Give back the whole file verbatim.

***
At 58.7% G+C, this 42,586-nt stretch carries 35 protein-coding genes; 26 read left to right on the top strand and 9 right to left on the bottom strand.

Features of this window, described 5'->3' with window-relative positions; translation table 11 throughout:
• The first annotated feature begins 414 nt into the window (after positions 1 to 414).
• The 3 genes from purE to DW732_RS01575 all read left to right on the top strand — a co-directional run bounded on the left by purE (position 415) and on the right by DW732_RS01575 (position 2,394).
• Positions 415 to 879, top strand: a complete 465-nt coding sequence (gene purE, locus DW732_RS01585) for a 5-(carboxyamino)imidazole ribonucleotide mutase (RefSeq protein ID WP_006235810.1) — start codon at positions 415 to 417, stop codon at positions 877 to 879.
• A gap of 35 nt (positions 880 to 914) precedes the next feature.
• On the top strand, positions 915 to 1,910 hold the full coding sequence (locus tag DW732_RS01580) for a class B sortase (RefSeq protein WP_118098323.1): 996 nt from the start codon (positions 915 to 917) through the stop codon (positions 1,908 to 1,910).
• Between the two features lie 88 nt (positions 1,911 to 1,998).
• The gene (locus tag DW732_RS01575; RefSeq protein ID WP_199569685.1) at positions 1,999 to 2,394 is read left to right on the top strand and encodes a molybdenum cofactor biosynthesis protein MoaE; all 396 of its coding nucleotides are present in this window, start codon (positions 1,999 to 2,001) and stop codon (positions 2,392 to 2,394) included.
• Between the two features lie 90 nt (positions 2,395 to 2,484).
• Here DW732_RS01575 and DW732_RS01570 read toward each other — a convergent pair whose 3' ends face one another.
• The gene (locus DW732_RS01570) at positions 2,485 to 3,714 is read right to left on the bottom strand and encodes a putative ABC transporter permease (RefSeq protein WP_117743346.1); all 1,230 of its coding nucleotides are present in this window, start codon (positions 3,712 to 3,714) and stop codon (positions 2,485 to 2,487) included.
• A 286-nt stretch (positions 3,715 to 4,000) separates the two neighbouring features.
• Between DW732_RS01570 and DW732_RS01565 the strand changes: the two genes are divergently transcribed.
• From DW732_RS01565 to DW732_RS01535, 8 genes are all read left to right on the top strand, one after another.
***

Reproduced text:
At 58.7% G+C, this 42,586-nt stretch carries 35 protein-coding genes; 26 read left to right on the top strand and 9 right to left on the bottom strand.

Features of this window, described 5'->3' with window-relative positions; translation table 11 throughout:
• The first annotated feature begins 414 nt into the window (after positions 1 to 414).
• The 3 genes from purE to DW732_RS01575 all read left to right on the top strand — a co-directional run bounded on the left by purE (position 415) and on the right by DW732_RS01575 (position 2,394).
• Positions 415 to 879, top strand: a complete 465-nt coding sequence (gene purE, locus DW732_RS01585) for a 5-(carboxyamino)imidazole ribonucleotide mutase (RefSeq protein ID WP_006235810.1) — start codon at positions 415 to 417, stop codon at positions 877 to 879.
• A gap of 35 nt (positions 880 to 914) precedes the next feature.
• On the top strand, positions 915 to 1,910 hold the full coding sequence (locus tag DW732_RS01580) for a class B sortase (RefSeq protein WP_118098323.1): 996 nt from the start codon (positions 915 to 917) through the stop codon (positions 1,908 to 1,910).
• Between the two features lie 88 nt (positions 1,911 to 1,998).
• The gene (locus tag DW732_RS01575; RefSeq protein ID WP_199569685.1) at positions 1,999 to 2,394 is read left to right on the top strand and encodes a molybdenum cofactor biosynthesis protein MoaE; all 396 of its coding nucleotides are present in this window, start codon (positions 1,999 to 2,001) and stop codon (positions 2,392 to 2,394) included.
• Between the two features lie 90 nt (positions 2,395 to 2,484).
• Here DW732_RS01575 and DW732_RS01570 read toward each other — a convergent pair whose 3' ends face one another.
• The gene (locus DW732_RS01570) at positions 2,485 to 3,714 is read right to left on the bottom strand and encodes a putative ABC transporter permease (RefSeq protein WP_117743346.1); all 1,230 of its coding nucleotides are present in this window, start codon (positions 3,712 to 3,714) and stop codon (positions 2,485 to 2,487) included.
• A 286-nt stretch (positions 3,715 to 4,000) separates the two neighbouring features.
• Between DW732_RS01570 and DW732_RS01565 the strand changes: the two genes are divergently transcribed.
• From DW732_RS01565 to DW732_RS01535, 8 genes are all read left to right on the top strand, one after another.